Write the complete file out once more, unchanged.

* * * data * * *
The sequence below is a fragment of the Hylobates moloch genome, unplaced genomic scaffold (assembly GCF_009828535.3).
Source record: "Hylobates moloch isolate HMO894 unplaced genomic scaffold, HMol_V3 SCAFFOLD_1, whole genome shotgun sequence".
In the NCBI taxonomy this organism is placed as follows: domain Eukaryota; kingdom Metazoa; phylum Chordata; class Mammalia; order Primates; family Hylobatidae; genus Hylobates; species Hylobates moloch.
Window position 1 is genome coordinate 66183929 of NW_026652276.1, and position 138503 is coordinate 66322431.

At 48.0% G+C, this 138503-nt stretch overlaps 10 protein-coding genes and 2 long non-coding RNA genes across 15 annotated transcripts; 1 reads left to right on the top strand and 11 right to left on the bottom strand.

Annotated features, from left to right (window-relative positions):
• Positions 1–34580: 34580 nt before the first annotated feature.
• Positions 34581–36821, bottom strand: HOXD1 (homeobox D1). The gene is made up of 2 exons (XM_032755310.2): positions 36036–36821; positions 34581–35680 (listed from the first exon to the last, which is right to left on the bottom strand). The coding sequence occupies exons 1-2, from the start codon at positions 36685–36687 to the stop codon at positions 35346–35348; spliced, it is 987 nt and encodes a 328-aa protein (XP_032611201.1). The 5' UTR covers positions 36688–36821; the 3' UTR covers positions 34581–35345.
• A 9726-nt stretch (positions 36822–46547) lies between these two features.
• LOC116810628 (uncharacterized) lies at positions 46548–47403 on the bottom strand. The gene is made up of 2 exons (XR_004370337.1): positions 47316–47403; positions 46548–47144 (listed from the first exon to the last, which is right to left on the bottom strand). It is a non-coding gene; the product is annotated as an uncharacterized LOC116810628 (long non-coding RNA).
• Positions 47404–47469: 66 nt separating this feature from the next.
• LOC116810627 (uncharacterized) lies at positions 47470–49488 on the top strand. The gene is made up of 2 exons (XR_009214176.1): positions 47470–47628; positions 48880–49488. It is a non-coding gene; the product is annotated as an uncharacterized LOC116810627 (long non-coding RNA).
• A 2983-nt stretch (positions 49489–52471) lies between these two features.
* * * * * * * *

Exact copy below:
The sequence below is a fragment of the Hylobates moloch genome, unplaced genomic scaffold (assembly GCF_009828535.3).
Source record: "Hylobates moloch isolate HMO894 unplaced genomic scaffold, HMol_V3 SCAFFOLD_1, whole genome shotgun sequence".
In the NCBI taxonomy this organism is placed as follows: domain Eukaryota; kingdom Metazoa; phylum Chordata; class Mammalia; order Primates; family Hylobatidae; genus Hylobates; species Hylobates moloch.
Window position 1 is genome coordinate 66183929 of NW_026652276.1, and position 138503 is coordinate 66322431.

At 48.0% G+C, this 138503-nt stretch overlaps 10 protein-coding genes and 2 long non-coding RNA genes across 15 annotated transcripts; 1 reads left to right on the top strand and 11 right to left on the bottom strand.

Annotated features, from left to right (window-relative positions):
• Positions 1–34580: 34580 nt before the first annotated feature.
• Positions 34581–36821, bottom strand: HOXD1 (homeobox D1). The gene is made up of 2 exons (XM_032755310.2): positions 36036–36821; positions 34581–35680 (listed from the first exon to the last, which is right to left on the bottom strand). The coding sequence occupies exons 1-2, from the start codon at positions 36685–36687 to the stop codon at positions 35346–35348; spliced, it is 987 nt and encodes a 328-aa protein (XP_032611201.1). The 5' UTR covers positions 36688–36821; the 3' UTR covers positions 34581–35345.
• A 9726-nt stretch (positions 36822–46547) lies between these two features.
• LOC116810628 (uncharacterized) lies at positions 46548–47403 on the bottom strand. The gene is made up of 2 exons (XR_004370337.1): positions 47316–47403; positions 46548–47144 (listed from the first exon to the last, which is right to left on the bottom strand). It is a non-coding gene; the product is annotated as an uncharacterized LOC116810628 (long non-coding RNA).
• Positions 47404–47469: 66 nt separating this feature from the next.
• LOC116810627 (uncharacterized) lies at positions 47470–49488 on the top strand. The gene is made up of 2 exons (XR_009214176.1): positions 47470–47628; positions 48880–49488. It is a non-coding gene; the product is annotated as an uncharacterized LOC116810627 (long non-coding RNA).
• A 2983-nt stretch (positions 49489–52471) lies between these two features.